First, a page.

Overcoming scientific and public policy challenges
Professor Thomas Faunce presents a public lecture, Global artificial photosynthesis for a sustainable world: Overcoming scientific and public policy challenges, at The Australian National University.
For three billion years the photosynthetic process has powered the sustainability of life on earth. Nanotechnology and molecular approaches by many large nationally-funded research groups are now on the threshold of producing practical devices that not only improve the efficiency of the photosynthetic process, but allow it to be engineered into every human structure.
Such technology will assist our buildings, roads and vehicles to generate hydrogen by using sunlight to split water as well as reduce carbon dioxide. This permits humanity to develop public policy supporting a billion-year Sustaincoene epoch characterised by our stewardship over the biosphere and decentralised modes of governance.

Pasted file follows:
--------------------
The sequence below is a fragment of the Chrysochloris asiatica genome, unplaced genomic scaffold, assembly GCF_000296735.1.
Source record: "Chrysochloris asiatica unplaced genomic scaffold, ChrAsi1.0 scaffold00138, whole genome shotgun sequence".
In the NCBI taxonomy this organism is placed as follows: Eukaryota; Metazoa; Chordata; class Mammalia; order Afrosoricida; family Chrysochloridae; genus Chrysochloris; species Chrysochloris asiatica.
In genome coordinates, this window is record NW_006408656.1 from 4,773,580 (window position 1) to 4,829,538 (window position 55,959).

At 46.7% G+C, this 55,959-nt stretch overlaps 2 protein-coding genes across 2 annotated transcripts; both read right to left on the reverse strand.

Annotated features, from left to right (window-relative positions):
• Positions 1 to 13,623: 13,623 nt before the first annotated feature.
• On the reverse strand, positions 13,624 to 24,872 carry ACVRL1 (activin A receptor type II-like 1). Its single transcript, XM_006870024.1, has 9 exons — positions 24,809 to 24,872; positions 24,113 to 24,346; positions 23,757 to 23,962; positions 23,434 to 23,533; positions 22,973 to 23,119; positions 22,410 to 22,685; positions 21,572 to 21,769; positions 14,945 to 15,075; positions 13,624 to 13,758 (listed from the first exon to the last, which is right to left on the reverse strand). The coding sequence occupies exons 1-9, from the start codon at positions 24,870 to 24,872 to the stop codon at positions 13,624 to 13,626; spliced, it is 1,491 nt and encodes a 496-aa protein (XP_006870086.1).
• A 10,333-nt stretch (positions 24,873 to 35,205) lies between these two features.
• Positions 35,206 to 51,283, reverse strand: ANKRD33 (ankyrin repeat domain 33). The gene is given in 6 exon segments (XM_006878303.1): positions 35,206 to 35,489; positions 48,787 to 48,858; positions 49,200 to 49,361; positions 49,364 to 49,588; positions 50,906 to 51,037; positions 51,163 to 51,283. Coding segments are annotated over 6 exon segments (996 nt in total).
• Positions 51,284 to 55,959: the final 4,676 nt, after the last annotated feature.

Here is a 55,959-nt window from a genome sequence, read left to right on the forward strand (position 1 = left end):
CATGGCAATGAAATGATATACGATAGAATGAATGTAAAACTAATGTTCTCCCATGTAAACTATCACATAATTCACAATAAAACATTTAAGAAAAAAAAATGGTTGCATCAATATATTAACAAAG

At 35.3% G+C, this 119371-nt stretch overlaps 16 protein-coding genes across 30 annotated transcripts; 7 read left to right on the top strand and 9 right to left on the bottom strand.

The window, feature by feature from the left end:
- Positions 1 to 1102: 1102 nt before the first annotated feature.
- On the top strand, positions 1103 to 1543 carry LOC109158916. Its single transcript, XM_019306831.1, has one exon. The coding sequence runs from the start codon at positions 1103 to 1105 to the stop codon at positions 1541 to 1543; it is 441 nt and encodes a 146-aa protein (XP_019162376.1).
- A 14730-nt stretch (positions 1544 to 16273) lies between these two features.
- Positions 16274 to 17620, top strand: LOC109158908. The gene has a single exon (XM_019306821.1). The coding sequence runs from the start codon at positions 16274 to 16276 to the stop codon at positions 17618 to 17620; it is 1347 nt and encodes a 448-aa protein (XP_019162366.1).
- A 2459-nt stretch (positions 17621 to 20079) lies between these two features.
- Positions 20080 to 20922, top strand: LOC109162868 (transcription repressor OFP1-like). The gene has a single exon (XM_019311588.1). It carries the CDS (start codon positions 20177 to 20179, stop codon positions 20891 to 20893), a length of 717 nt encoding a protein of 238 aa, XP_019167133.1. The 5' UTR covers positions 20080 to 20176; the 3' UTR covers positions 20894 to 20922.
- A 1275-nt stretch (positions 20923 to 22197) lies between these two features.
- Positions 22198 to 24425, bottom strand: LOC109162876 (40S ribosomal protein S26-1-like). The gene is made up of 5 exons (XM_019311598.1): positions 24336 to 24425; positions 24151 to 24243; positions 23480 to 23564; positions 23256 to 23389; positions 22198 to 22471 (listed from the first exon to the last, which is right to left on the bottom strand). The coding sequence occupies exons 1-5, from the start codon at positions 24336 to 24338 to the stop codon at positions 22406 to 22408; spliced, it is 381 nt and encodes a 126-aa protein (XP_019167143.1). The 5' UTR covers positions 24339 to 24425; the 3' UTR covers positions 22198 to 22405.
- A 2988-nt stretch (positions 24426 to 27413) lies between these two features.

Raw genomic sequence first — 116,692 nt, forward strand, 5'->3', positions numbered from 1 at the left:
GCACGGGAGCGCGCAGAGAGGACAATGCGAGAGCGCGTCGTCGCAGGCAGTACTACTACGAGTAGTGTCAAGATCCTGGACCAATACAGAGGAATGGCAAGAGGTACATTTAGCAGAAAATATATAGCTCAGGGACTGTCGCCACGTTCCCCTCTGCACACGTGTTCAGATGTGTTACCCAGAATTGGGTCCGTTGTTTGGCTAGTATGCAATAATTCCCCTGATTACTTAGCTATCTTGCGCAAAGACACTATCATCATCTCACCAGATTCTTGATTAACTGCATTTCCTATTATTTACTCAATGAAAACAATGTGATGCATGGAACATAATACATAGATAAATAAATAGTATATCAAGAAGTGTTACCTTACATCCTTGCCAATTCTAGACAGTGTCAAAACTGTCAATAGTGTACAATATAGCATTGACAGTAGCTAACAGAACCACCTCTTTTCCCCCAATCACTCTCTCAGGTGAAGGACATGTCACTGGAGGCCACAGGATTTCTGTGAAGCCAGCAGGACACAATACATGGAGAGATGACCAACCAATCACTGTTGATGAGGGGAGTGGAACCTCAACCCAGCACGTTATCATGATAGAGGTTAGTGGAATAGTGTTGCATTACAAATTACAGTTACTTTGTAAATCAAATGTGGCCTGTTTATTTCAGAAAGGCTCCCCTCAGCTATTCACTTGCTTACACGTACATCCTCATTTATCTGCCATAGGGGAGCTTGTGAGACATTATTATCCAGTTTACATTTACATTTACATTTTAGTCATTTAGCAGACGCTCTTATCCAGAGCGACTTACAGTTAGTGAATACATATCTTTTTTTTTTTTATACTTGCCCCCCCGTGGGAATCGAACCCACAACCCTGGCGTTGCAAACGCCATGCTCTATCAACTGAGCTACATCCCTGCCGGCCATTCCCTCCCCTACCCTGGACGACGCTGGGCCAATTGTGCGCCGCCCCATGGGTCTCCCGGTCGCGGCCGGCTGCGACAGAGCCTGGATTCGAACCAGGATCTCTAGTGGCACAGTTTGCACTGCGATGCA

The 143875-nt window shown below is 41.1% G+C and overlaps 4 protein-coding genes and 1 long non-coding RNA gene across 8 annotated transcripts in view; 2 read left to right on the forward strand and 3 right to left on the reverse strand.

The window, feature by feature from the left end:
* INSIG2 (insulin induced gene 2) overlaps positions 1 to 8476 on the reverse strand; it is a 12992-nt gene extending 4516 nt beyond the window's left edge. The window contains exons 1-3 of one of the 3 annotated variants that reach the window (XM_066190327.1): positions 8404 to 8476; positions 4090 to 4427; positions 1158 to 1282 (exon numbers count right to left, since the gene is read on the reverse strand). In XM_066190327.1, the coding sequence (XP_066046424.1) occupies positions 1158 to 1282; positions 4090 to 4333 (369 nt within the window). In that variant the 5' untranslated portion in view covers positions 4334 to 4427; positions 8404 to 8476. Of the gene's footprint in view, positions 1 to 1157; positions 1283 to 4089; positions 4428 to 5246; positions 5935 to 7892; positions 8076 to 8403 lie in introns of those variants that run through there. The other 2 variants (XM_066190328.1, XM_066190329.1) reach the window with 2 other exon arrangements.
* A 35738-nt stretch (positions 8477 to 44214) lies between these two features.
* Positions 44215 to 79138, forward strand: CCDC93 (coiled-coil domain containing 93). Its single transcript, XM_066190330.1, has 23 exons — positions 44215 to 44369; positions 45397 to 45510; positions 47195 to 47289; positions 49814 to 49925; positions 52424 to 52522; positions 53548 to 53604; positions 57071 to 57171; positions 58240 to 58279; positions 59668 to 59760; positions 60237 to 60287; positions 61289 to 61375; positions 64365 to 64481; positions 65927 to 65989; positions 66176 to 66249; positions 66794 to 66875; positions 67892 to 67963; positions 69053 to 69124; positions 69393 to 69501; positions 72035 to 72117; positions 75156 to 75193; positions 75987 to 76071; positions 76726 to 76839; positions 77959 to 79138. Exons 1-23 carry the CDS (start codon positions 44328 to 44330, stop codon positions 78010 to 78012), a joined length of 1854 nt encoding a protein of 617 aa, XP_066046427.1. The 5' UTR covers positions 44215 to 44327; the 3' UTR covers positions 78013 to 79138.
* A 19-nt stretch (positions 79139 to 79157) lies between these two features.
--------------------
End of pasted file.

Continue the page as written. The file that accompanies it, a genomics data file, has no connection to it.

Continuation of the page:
Achieving such goals requires innovative approaches to distinct scientific and policy challenges, including not only light harvesting, electron transport and catalysis, but those related to international trade and investment law, such as whether photosynthesis should be considered 'common heritage of humanity' under international law.